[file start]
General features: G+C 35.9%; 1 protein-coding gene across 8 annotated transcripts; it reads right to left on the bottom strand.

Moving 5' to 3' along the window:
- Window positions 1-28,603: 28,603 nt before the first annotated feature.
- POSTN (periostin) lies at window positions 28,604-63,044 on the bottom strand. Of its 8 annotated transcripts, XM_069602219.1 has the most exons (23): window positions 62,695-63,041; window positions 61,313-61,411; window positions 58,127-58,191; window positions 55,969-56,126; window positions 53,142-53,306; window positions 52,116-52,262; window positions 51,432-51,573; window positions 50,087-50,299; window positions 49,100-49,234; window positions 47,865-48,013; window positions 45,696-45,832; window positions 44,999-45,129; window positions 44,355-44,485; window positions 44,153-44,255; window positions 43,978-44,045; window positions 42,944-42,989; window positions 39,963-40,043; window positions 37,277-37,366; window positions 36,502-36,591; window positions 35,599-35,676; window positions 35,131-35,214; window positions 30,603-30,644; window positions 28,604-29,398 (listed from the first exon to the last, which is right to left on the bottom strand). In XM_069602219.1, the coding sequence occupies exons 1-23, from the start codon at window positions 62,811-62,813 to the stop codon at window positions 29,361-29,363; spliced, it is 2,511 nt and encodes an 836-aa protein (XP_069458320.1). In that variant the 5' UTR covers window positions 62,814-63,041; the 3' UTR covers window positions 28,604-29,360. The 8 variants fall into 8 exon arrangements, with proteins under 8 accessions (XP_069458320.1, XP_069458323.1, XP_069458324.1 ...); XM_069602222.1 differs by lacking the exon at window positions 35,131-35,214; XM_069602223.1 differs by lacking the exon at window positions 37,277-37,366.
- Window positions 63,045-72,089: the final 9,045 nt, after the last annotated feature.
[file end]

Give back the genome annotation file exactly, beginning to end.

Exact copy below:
General features: G+C 35.9%; 1 protein-coding gene across 8 annotated transcripts; it reads right to left on the bottom strand.

Moving 5' to 3' along the window:
- Window positions 1-28,603: 28,603 nt before the first annotated feature.
- POSTN (periostin) lies at window positions 28,604-63,044 on the bottom strand. Of its 8 annotated transcripts, XM_069602219.1 has the most exons (23): window positions 62,695-63,041; window positions 61,313-61,411; window positions 58,127-58,191; window positions 55,969-56,126; window positions 53,142-53,306; window positions 52,116-52,262; window positions 51,432-51,573; window positions 50,087-50,299; window positions 49,100-49,234; window positions 47,865-48,013; window positions 45,696-45,832; window positions 44,999-45,129; window positions 44,355-44,485; window positions 44,153-44,255; window positions 43,978-44,045; window positions 42,944-42,989; window positions 39,963-40,043; window positions 37,277-37,366; window positions 36,502-36,591; window positions 35,599-35,676; window positions 35,131-35,214; window positions 30,603-30,644; window positions 28,604-29,398 (listed from the first exon to the last, which is right to left on the bottom strand). In XM_069602219.1, the coding sequence occupies exons 1-23, from the start codon at window positions 62,811-62,813 to the stop codon at window positions 29,361-29,363; spliced, it is 2,511 nt and encodes an 836-aa protein (XP_069458320.1). In that variant the 5' UTR covers window positions 62,814-63,041; the 3' UTR covers window positions 28,604-29,360. The 8 variants fall into 8 exon arrangements, with proteins under 8 accessions (XP_069458320.1, XP_069458323.1, XP_069458324.1 ...); XM_069602222.1 differs by lacking the exon at window positions 35,131-35,214; XM_069602223.1 differs by lacking the exon at window positions 37,277-37,366.
- Window positions 63,045-72,089: the final 9,045 nt, after the last annotated feature.